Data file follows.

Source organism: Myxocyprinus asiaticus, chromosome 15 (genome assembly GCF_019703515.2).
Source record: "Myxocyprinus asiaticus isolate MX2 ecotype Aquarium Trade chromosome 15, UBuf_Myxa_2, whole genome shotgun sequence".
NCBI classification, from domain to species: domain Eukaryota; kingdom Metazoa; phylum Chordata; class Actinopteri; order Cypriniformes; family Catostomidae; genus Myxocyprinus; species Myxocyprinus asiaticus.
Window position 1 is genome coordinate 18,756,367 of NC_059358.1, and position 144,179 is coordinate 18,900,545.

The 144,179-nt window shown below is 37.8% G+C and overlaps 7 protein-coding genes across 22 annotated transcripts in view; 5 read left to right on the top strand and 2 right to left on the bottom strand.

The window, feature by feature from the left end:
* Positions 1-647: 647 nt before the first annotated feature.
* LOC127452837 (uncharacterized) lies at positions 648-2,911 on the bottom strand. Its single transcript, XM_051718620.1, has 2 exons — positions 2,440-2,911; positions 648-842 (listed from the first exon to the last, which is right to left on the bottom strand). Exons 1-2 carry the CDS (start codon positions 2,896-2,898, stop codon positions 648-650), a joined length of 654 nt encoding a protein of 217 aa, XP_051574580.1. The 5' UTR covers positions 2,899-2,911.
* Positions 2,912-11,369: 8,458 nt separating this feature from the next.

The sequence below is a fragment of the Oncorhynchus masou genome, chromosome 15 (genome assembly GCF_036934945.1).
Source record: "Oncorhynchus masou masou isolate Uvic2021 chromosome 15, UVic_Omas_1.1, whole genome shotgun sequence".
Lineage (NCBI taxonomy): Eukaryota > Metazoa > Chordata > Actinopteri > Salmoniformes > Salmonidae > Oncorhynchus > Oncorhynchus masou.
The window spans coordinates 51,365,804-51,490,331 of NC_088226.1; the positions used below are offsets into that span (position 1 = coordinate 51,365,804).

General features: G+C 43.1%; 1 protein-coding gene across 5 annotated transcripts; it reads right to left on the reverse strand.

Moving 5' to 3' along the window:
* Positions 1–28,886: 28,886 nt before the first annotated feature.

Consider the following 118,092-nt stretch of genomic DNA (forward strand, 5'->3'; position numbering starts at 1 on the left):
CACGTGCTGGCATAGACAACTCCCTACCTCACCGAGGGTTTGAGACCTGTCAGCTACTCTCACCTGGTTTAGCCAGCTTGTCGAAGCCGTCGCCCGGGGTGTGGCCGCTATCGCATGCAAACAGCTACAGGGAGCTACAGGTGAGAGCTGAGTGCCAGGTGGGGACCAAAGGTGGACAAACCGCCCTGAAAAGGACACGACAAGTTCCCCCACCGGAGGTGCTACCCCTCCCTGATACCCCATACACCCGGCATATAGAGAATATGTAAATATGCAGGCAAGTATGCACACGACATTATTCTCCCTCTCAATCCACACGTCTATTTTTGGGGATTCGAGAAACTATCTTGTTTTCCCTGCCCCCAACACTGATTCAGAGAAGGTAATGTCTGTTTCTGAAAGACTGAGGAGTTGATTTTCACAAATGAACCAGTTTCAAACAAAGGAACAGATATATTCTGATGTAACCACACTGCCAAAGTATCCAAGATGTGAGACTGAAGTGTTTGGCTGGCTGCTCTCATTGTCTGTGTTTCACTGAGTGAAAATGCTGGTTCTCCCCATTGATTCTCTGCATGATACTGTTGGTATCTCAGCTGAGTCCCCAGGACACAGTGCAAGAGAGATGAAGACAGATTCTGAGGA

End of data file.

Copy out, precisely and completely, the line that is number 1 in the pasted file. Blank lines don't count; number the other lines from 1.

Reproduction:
Source organism: Myxocyprinus asiaticus, chromosome 15 (genome assembly GCF_019703515.2).